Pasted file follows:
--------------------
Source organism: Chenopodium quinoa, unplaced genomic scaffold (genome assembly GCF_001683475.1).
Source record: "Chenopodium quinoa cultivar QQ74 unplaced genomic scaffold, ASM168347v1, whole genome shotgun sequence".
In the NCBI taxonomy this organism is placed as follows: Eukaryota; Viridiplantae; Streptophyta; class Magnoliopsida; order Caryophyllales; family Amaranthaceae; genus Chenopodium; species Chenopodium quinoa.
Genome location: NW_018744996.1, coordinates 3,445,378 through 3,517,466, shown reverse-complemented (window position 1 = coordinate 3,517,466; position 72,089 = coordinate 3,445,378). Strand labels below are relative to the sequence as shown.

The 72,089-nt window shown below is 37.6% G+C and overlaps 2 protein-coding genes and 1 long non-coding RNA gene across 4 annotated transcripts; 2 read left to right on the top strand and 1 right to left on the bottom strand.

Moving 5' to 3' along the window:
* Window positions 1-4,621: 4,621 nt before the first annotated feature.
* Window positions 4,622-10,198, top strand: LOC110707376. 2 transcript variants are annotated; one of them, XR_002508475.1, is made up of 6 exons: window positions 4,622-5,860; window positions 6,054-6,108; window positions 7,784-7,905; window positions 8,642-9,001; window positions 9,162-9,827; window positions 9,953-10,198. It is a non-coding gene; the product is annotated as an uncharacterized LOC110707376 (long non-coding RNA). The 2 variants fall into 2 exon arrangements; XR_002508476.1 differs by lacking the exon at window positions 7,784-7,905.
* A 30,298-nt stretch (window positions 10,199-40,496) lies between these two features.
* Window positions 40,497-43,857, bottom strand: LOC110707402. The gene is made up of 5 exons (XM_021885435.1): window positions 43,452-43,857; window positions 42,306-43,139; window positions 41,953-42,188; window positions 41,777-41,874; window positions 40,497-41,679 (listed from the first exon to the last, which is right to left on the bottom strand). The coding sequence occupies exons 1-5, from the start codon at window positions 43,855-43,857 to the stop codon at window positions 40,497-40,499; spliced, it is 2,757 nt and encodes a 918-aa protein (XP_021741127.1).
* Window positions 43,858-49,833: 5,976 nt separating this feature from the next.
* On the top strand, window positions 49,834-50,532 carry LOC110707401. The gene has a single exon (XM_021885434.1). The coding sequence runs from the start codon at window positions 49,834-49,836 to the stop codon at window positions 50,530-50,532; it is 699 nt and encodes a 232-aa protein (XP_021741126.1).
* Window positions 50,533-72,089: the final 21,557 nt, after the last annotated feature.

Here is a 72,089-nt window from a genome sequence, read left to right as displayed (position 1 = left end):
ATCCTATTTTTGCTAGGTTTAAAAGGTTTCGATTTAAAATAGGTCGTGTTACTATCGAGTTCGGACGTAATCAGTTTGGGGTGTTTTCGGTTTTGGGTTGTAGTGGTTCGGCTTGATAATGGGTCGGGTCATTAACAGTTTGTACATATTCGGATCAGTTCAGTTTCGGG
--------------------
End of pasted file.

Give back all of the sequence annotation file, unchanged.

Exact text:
Source organism: Chenopodium quinoa, unplaced genomic scaffold (genome assembly GCF_001683475.1).
Source record: "Chenopodium quinoa cultivar QQ74 unplaced genomic scaffold, ASM168347v1, whole genome shotgun sequence".
In the NCBI taxonomy this organism is placed as follows: Eukaryota; Viridiplantae; Streptophyta; class Magnoliopsida; order Caryophyllales; family Amaranthaceae; genus Chenopodium; species Chenopodium quinoa.
Genome location: NW_018744996.1, coordinates 3,445,378 through 3,517,466, shown reverse-complemented (window position 1 = coordinate 3,517,466; position 72,089 = coordinate 3,445,378). Strand labels below are relative to the sequence as shown.

The 72,089-nt window shown below is 37.6% G+C and overlaps 2 protein-coding genes and 1 long non-coding RNA gene across 4 annotated transcripts; 2 read left to right on the top strand and 1 right to left on the bottom strand.

Moving 5' to 3' along the window:
* Window positions 1-4,621: 4,621 nt before the first annotated feature.
* Window positions 4,622-10,198, top strand: LOC110707376. 2 transcript variants are annotated; one of them, XR_002508475.1, is made up of 6 exons: window positions 4,622-5,860; window positions 6,054-6,108; window positions 7,784-7,905; window positions 8,642-9,001; window positions 9,162-9,827; window positions 9,953-10,198. It is a non-coding gene; the product is annotated as an uncharacterized LOC110707376 (long non-coding RNA). The 2 variants fall into 2 exon arrangements; XR_002508476.1 differs by lacking the exon at window positions 7,784-7,905.
* A 30,298-nt stretch (window positions 10,199-40,496) lies between these two features.
* Window positions 40,497-43,857, bottom strand: LOC110707402. The gene is made up of 5 exons (XM_021885435.1): window positions 43,452-43,857; window positions 42,306-43,139; window positions 41,953-42,188; window positions 41,777-41,874; window positions 40,497-41,679 (listed from the first exon to the last, which is right to left on the bottom strand). The coding sequence occupies exons 1-5, from the start codon at window positions 43,855-43,857 to the stop codon at window positions 40,497-40,499; spliced, it is 2,757 nt and encodes a 918-aa protein (XP_021741127.1).
* Window positions 43,858-49,833: 5,976 nt separating this feature from the next.
* On the top strand, window positions 49,834-50,532 carry LOC110707401. The gene has a single exon (XM_021885434.1). The coding sequence runs from the start codon at window positions 49,834-49,836 to the stop codon at window positions 50,530-50,532; it is 699 nt and encodes a 232-aa protein (XP_021741126.1).
* Window positions 50,533-72,089: the final 21,557 nt, after the last annotated feature.

Here is a 72,089-nt window from a genome sequence, read left to right as displayed (position 1 = left end):
ATCCTATTTTTGCTAGGTTTAAAAGGTTTCGATTTAAAATAGGTCGTGTTACTATCGAGTTCGGACGTAATCAGTTTGGGGTGTTTTCGGTTTTGGGTTGTAGTGGTTCGGCTTGATAATGGGTCGGGTCATTAACAGTTTGTACATATTCGGATCAGTTCAGTTTCGGG